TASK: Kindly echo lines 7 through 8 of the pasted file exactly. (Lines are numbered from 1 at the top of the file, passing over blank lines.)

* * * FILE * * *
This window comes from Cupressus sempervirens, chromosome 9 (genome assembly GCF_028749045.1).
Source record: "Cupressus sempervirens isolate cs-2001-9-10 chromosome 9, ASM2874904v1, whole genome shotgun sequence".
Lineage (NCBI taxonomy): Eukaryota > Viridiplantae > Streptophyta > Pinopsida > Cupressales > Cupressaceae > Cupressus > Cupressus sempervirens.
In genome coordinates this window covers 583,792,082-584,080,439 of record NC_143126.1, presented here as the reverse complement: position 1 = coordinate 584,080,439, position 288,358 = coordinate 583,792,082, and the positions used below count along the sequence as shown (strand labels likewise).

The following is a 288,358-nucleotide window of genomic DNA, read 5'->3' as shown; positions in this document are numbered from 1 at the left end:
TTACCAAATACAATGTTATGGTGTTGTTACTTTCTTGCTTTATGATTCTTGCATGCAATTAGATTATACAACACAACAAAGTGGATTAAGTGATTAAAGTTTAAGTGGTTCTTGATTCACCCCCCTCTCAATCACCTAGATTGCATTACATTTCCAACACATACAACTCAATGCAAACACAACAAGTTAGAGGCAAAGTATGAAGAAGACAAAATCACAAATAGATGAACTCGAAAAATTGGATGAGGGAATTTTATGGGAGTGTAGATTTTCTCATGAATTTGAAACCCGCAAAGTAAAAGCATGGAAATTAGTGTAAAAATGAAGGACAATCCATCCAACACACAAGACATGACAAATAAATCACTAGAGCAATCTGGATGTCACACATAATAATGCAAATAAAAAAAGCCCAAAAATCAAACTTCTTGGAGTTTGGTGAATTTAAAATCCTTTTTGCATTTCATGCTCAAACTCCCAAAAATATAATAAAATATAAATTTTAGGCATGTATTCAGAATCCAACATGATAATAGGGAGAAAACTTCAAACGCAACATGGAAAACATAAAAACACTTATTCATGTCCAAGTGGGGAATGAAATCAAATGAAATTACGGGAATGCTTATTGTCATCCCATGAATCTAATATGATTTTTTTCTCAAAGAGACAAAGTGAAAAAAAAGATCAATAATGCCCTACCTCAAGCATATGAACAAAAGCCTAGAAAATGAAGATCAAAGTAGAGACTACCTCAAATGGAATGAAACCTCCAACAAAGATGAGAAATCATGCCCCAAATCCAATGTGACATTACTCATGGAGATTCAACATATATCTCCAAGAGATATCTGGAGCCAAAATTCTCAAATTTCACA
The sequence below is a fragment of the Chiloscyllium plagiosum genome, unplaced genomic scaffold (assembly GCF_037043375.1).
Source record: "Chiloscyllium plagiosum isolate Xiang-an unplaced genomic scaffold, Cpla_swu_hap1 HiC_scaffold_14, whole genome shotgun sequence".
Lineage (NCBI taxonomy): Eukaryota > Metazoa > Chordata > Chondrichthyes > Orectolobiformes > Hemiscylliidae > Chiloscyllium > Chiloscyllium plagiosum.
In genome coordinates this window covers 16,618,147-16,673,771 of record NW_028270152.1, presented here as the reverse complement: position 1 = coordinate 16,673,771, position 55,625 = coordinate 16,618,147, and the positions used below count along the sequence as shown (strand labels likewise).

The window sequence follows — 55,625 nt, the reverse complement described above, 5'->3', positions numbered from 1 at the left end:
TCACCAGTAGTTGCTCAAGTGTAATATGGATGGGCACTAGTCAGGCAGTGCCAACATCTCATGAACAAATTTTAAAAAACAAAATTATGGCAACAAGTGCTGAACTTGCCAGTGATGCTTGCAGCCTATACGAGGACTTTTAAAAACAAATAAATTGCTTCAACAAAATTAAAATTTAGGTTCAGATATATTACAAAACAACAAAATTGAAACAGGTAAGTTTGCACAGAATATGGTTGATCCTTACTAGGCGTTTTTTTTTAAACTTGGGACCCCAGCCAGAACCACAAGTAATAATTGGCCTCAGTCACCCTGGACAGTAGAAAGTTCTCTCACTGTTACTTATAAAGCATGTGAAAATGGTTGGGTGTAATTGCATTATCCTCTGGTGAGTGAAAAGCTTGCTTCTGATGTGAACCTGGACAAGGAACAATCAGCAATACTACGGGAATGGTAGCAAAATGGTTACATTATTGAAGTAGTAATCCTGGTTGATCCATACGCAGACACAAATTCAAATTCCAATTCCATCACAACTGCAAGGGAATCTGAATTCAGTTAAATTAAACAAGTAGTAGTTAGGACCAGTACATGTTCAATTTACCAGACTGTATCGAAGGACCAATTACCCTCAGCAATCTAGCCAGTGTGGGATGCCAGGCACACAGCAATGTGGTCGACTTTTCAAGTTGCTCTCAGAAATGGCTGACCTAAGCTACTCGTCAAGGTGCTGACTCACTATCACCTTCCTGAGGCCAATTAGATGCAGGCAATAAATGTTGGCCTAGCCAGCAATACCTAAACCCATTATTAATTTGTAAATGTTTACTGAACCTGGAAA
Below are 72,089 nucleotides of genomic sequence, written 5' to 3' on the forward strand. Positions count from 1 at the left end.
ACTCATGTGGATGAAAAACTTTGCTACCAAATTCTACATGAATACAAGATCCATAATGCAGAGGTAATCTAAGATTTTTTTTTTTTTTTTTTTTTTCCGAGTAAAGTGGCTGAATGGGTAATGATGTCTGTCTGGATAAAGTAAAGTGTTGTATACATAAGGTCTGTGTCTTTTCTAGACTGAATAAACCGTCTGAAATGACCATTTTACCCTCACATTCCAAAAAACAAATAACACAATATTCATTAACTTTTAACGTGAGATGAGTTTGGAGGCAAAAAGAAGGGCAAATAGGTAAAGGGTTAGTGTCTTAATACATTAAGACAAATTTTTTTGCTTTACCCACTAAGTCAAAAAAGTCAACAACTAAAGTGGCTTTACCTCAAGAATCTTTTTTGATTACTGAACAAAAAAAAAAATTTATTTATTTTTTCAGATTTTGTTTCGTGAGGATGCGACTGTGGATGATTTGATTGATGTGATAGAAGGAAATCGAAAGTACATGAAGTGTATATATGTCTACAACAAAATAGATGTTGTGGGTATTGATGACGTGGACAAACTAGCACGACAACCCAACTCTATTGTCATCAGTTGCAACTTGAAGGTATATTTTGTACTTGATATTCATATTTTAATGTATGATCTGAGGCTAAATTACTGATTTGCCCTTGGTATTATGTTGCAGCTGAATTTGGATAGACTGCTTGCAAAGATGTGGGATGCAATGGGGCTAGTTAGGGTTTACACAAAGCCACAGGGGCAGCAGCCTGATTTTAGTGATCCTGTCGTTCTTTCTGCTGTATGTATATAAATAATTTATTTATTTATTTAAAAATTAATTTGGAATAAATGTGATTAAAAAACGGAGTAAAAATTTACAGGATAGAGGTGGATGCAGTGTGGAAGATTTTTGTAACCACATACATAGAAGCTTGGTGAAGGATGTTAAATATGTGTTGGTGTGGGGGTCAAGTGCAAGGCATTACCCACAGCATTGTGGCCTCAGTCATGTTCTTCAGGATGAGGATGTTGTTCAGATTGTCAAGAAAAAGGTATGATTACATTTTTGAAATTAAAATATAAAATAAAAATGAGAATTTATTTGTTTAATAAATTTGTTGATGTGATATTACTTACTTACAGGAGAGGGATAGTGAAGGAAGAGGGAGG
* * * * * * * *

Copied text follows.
The sequence below is a fragment of the Chiloscyllium plagiosum genome, unplaced genomic scaffold (assembly GCF_037043375.1).
Source record: "Chiloscyllium plagiosum isolate Xiang-an unplaced genomic scaffold, Cpla_swu_hap1 HiC_scaffold_14, whole genome shotgun sequence".